Cup cakes, Fairy cakes, Muffins almost all the same, but why the word "Muffin", is it because it is SUCH a cute name???, or because it rhymes with Magnificent, but then they most definitely are magnificent, I decided to delve a little deeper into history.
Researching the history of bread-related products is difficult because bread is THE universal food. Muffins, cakes, crackers, biscuits, cookies, sticky buns & Twinkies are not inventions. They are evolutions. All of these are variations on the theme of what happens when flour & water mix with human ingenuity.
What the food historians have to say about the origin of muffins...
"Muffin...a term connected with moufflet, an old French word applied to bread, meaning soft....The word muffin first appeared in print in the early 18th century, and recipes began to be published in the middle of the 18th century. There has always been some confusion between muffins, crumpets, and pikelets, both in recipes and in name. Muffin' usually meant a breadlike product (sometimes simply made from whatever bread dough was available), as opposed to the more pancake-like crumpets...Muffins were most popular during the 19th century, when muffin men traversed the town streets at teatime, ringing their bells. In the 1840s the muffin-man's bell was prohibited by Act of Parliament because many people objected to it, but the prohibition was ineffective..."
---Oxford Companion to Food, Alan Davidson [Oxford University Press:Oxford] 1999(p. 517)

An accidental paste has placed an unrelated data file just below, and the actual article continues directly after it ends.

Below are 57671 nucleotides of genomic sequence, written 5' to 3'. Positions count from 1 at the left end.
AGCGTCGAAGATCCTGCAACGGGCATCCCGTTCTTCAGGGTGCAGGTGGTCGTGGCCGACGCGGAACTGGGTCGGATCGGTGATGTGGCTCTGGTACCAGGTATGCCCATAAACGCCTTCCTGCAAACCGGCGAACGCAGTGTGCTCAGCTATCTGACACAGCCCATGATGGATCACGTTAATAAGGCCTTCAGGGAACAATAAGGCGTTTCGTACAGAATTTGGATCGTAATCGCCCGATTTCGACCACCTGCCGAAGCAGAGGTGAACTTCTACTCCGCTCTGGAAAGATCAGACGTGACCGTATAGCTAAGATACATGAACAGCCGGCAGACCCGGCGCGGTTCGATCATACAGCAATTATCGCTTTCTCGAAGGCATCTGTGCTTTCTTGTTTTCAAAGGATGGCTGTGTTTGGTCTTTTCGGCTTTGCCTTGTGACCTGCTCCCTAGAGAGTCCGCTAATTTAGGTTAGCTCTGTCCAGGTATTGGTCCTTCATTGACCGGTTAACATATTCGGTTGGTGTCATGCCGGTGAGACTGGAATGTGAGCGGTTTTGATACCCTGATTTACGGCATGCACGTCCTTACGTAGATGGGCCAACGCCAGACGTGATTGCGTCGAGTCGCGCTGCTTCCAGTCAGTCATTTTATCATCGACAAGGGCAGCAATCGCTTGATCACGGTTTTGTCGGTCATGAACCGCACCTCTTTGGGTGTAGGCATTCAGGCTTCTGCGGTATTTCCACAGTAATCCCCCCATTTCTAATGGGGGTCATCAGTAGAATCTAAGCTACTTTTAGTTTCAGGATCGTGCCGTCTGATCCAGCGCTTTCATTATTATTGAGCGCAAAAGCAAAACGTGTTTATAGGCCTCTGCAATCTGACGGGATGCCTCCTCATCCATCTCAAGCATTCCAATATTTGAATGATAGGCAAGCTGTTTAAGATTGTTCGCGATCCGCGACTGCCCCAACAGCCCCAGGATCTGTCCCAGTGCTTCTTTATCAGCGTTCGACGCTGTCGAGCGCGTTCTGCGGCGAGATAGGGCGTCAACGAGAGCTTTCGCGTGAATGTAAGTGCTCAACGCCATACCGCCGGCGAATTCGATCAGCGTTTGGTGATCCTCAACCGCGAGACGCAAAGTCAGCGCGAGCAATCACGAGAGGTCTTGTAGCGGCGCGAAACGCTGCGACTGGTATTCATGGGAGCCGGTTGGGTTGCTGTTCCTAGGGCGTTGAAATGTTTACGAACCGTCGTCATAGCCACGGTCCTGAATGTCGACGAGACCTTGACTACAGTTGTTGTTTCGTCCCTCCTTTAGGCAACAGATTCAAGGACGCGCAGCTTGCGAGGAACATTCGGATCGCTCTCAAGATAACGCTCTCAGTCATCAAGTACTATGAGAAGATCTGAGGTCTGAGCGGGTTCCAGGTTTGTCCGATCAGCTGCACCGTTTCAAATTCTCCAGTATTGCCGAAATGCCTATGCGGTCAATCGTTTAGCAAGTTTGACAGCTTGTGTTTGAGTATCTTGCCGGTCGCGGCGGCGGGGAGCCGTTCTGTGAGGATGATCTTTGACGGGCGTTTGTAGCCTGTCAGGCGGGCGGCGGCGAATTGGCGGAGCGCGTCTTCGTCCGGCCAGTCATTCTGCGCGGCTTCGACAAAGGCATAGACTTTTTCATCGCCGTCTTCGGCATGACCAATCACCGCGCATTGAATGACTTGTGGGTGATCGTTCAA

"Muffin...In Great Britain, a muffin is a traditional light-textured roll, round and flat, which is made with yeast dough. Muffins are usually enjoyed in the winter - split, toasted, buttered, and served hot for tea, and sometimes with jam. In the Victorian era muffins were bought in the street from sellers who carried trays of them on their heads, ringing a handbell to call their wares. In North America muffins are entirely different. The raising (leavening) agent is baking powder and the muffins are cooked in deep patty (muffin) tins. Cornmeal and bran are sometimes substituted for some of the flour."
---Larousse Gastronomique, Jenifer Harvey Lang editor [Crown:New York] 1988 (p. 703)
"Muffin...a small yeast cake usually sweetened with a bit of sugar. In England muffins were once called "tea cakes," while in America muffins are served primarily for breakfast or as an accompaniment to dinner...The origins of the word are obscure, but possible it is from Low German muffe [meaning] cake. The term was first printed in English in 1703, and Hannah Glasse in her 1747 cookbook fives a recipe for making muffins. Mush muffins (called slipperdowns in New England) were a Colonial muffin made with hominy on a hanging griddle."
---Encyclopedia of American Food and Drink, John F. Mariani [Lebhar-Freidman Books:New York] 1999 (p. 211)
"Sometimes misnamed gems, muffins were baked in deeper pans and were not quite as breadlike as gems. Muffins graduated from being cooked in a utensil called muffin rings to a special baking pans. Muffin rings were hooplike accessories placed directly on a hot stove or the bottom of a skillet. Batter was then poured into them. The rings did not prove to be as popular with muffin consumers as molds of the same period. However, their demise as holders of raw muffin batter was not in vain, for they remain a valuable kitchen accessory to make popular English muffins or fried eggs. The muffin molds of the nineteenth century turned out to be an extremely deficient product. The baked their contents thoroughly and very evenly..."
---The Old West Baking Book, Lon Walters (p. 34)
About English muffins
"English muffins" as American know them today are most closely connected with the ancient Welsh tradition of cooking small round yeast cakes known as "bara" [bread] "maen" [stone] on bakestones. "English muffins" were later cooked on griddles, as opposed to muffin tin.
Guess that falling in love with Muffins is good for learning History! hahaha !
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